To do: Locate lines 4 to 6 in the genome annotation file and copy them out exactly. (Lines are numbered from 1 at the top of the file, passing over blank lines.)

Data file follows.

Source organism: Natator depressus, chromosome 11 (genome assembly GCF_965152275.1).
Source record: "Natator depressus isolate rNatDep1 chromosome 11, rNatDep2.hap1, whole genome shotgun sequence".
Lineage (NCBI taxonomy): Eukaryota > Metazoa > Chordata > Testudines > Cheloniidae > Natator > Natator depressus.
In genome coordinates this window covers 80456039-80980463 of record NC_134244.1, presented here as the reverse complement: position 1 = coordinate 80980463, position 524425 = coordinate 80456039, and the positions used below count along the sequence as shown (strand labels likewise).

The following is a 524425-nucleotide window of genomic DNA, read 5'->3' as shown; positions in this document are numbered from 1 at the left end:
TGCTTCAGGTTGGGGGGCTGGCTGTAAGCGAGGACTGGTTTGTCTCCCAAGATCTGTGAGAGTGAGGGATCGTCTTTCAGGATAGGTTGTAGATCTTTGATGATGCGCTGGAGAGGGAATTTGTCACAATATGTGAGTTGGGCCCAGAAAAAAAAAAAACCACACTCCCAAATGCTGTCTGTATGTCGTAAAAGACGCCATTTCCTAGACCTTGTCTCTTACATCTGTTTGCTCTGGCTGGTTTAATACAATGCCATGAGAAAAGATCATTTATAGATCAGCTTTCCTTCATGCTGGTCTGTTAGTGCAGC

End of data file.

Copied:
In genome coordinates this window covers 80456039-80980463 of record NC_134244.1, presented here as the reverse complement: position 1 = coordinate 80980463, position 524425 = coordinate 80456039, and the positions used below count along the sequence as shown (strand labels likewise).

The following is a 524425-nucleotide window of genomic DNA, read 5'->3' as shown; positions in this document are numbered from 1 at the left end:
TGCTTCAGGTTGGGGGGCTGGCTGTAAGCGAGGACTGGTTTGTCTCCCAAGATCTGTGAGAGTGAGGGATCGTCTTTCAGGATAGGTTGTAGATCTTTGATGATGCGCTGGAGAGGGAATTTGTCACAATATGTGAGTTGGGCCCAGAAAAAAAAAAAACCACACTCCCAAATGCTGTCTGTATGTCGTAAAAGACGCCATTTCCTAGACCTTGTCTCTTACATCTGTTTGCTCTGGCTGGTTTAATACAATGCCATGAGAAAAGATCATTTATAGATCAGCTTTCCTTCATGCTGGTCTGTTAGTGCAGC